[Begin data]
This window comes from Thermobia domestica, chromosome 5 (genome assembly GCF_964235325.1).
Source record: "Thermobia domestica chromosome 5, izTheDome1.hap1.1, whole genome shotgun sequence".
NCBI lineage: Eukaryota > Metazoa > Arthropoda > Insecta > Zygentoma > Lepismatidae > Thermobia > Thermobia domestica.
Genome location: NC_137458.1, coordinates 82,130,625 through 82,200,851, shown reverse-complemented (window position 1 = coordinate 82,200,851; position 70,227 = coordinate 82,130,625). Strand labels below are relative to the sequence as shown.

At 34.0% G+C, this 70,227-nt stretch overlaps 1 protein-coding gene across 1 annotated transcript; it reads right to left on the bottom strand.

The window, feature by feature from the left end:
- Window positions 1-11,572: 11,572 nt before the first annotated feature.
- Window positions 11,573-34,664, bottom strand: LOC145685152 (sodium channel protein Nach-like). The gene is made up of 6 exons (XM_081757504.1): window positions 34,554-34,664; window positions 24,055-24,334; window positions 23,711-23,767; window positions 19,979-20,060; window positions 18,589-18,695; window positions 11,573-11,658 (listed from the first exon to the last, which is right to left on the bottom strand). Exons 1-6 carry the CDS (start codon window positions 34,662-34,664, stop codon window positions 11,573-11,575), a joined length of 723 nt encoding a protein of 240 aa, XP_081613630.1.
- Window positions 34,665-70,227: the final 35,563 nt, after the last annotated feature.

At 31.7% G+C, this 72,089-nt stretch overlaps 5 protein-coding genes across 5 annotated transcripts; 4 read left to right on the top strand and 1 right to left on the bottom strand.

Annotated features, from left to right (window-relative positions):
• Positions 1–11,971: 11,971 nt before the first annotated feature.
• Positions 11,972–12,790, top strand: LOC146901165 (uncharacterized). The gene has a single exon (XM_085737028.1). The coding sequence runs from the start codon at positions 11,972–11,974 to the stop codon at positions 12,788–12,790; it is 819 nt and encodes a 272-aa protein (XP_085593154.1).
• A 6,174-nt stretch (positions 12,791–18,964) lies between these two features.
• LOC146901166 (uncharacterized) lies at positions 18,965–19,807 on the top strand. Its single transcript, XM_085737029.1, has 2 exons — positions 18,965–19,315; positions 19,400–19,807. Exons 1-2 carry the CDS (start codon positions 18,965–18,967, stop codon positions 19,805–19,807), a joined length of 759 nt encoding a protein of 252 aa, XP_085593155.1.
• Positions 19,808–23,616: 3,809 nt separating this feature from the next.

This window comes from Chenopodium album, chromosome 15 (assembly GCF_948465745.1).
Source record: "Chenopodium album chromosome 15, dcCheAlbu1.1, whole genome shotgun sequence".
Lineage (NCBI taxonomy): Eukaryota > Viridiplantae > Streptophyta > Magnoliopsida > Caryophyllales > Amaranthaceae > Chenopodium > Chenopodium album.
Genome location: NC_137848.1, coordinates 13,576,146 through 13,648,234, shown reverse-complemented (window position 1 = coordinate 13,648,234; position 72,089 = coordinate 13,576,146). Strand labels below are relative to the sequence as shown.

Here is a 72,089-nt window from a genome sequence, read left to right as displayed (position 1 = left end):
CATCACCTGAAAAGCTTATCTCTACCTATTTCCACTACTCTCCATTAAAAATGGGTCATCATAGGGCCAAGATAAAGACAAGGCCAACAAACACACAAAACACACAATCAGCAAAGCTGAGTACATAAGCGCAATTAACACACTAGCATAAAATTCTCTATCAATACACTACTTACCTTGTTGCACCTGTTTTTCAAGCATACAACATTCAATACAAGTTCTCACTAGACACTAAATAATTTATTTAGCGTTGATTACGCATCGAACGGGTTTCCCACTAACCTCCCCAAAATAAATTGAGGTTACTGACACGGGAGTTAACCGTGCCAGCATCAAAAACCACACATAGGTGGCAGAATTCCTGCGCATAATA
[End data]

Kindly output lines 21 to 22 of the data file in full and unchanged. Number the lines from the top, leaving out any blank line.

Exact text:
Here is a 72,089-nt window from a genome sequence, read left to right as displayed (position 1 = left end):
CATCACCTGAAAAGCTTATCTCTACCTATTTCCACTACTCTCCATTAAAAATGGGTCATCATAGGGCCAAGATAAAGACAAGGCCAACAAACACACAAAACACACAATCAGCAAAGCTGAGTACATAAGCGCAATTAACACACTAGCATAAAATTCTCTATCAATACACTACTTACCTTGTTGCACCTGTTTTTCAAGCATACAACATTCAATACAAGTTCTCACTAGACACTAAATAATTTATTTAGCGTTGATTACGCATCGAACGGGTTTCCCACTAACCTCCCCAAAATAAATTGAGGTTACTGACACGGGAGTTAACCGTGCCAGCATCAAAAACCACACATAGGTGGCAGAATTCCTGCGCATAATA